Police in Punjab, India, have appointed a three-man special investigation team (SIT) to look into an attack on a church in the Tarn Taran district.
The SIT, which will consist of three senior police officers, was set up following the order of Punjab Chief Minister Bhagwant Mann that the incident be closely and carefully investigated.
Four masked men broke into the church building in the village of Thakarpura on August 30, taking a security guard hostage at gunpoint and tying his hands.
The intruders also vandalized church property and set the pastor’s car on fire. The incident is just one of several anti-Christian attacks reported in Punjab on August 30-31.
Chief Minister Mann said that the incident was “unpardonable,” adding that the “severest action must be taken against the perpetrators of this heinous crime.”
The Most Reverend PK Samantaroy, a senior church leader in Amritsar, Punjab, said that anti-Christian sentiment had been stoked by an earlier “reckless and completely unsubstantiated statement” by Giani Harpreet Singh, the acting head priest (Jathedhar) of Akal Takht, the Sikh temple in Amritsar.
Giani has claimed that Christians, funded “by foreign forces,” were seeking to gain converts from the Sikh and Hindu communities “by alluring them fraudulently.” He has also called for Punjab – which is around 58% Sikh, 38% Hindu and less than 1.5% Christian – to adopt an anti-conversion law.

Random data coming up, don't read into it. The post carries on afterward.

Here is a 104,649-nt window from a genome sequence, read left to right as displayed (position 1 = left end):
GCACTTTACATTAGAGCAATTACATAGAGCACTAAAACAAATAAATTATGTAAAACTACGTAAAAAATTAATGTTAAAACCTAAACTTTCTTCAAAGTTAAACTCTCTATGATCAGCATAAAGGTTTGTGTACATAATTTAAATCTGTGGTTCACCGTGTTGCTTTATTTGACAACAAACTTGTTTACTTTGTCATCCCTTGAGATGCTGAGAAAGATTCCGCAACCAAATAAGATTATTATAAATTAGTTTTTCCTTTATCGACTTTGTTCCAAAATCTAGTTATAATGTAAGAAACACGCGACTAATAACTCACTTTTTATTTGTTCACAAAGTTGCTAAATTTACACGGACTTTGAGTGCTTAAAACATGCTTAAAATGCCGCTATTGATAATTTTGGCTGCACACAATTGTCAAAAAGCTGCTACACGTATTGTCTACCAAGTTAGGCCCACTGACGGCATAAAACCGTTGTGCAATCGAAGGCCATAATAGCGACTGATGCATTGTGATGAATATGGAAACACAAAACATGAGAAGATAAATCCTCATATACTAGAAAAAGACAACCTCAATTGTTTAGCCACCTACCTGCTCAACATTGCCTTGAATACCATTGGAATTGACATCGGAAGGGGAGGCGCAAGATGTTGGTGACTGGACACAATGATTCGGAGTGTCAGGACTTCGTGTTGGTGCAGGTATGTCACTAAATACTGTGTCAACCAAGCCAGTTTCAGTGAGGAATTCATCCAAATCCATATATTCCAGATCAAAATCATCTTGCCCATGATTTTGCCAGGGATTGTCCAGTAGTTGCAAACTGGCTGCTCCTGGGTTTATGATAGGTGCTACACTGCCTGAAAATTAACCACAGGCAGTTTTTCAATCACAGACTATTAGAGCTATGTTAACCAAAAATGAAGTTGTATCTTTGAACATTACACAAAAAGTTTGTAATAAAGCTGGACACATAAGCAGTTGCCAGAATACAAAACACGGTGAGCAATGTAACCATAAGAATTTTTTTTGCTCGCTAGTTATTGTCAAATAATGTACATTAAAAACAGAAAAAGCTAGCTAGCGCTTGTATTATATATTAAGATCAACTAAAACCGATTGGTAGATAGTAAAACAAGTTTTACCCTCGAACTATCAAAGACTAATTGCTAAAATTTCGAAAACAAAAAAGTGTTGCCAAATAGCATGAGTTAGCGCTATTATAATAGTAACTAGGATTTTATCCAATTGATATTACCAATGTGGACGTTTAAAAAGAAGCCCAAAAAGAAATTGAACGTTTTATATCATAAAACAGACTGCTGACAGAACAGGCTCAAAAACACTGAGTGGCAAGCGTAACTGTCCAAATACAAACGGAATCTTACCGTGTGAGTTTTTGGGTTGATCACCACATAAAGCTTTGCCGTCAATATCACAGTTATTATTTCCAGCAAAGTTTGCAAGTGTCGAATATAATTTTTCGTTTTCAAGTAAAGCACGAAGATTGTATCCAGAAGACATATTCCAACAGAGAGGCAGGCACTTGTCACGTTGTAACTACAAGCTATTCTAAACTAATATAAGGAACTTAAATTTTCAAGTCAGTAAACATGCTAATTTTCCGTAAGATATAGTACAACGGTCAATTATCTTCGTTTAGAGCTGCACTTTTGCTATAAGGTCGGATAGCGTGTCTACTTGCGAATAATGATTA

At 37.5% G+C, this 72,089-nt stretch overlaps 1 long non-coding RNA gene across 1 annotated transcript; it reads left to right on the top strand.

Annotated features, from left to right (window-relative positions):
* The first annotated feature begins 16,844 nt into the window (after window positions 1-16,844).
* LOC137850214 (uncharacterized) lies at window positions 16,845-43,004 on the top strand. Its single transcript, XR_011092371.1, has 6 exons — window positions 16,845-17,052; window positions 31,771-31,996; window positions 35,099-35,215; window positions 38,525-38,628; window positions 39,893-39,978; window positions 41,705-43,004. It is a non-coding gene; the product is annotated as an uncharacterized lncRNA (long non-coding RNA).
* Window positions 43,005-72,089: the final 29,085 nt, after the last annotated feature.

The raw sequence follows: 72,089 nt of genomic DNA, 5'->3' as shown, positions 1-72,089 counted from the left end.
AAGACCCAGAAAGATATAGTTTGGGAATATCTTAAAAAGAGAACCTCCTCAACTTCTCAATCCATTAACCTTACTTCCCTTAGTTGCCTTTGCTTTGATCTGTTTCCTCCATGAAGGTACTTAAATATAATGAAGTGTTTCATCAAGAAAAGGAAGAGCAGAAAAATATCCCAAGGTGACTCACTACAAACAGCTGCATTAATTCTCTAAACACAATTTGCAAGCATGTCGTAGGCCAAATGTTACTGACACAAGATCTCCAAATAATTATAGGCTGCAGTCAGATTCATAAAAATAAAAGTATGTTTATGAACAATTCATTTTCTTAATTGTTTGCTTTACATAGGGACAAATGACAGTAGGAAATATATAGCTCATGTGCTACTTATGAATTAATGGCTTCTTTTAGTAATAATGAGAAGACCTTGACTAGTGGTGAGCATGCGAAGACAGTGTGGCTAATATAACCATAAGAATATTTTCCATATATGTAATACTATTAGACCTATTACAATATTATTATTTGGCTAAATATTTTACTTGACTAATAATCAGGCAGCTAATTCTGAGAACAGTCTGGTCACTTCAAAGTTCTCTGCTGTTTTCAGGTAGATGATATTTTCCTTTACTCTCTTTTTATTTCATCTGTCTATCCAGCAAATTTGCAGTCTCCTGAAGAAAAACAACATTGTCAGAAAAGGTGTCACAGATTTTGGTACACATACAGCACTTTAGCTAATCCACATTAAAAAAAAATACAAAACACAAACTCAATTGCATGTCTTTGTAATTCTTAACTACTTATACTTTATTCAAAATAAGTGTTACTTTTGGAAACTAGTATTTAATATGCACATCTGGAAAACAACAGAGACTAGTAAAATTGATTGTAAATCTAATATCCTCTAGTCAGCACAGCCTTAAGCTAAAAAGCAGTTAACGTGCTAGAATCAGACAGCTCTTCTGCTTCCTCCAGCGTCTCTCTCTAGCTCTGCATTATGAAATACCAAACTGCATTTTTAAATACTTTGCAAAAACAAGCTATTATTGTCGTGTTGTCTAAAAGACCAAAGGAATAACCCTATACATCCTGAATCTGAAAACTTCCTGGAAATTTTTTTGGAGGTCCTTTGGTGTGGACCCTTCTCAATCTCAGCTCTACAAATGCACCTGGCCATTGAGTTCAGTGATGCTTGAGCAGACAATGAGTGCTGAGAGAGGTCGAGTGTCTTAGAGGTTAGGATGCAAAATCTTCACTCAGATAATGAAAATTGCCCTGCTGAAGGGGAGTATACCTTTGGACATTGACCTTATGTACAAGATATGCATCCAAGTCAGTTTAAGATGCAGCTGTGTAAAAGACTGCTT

At present there are 11 states in India with anti-conversion laws that criminalize seeking converts through force, fraud or allurement.
However, Sikhs in Thakarpura do not regard Christians with hostility. “We respect Christians and they respect us too,” said one elderly Sikh villager. “We do not have any problem with them. My own grandchildren study in the Christian school.”
Another Sikh man explained, “Whoever adopts Christianity does so out of his own choice. No one forces anyone to change their religion.”
Reverend Samantaroy added, “We continue to pray for speedy investigation by the government into the matter, and for peace and harmony between all faith communities.”
From Barnabas Aid contacts and other sources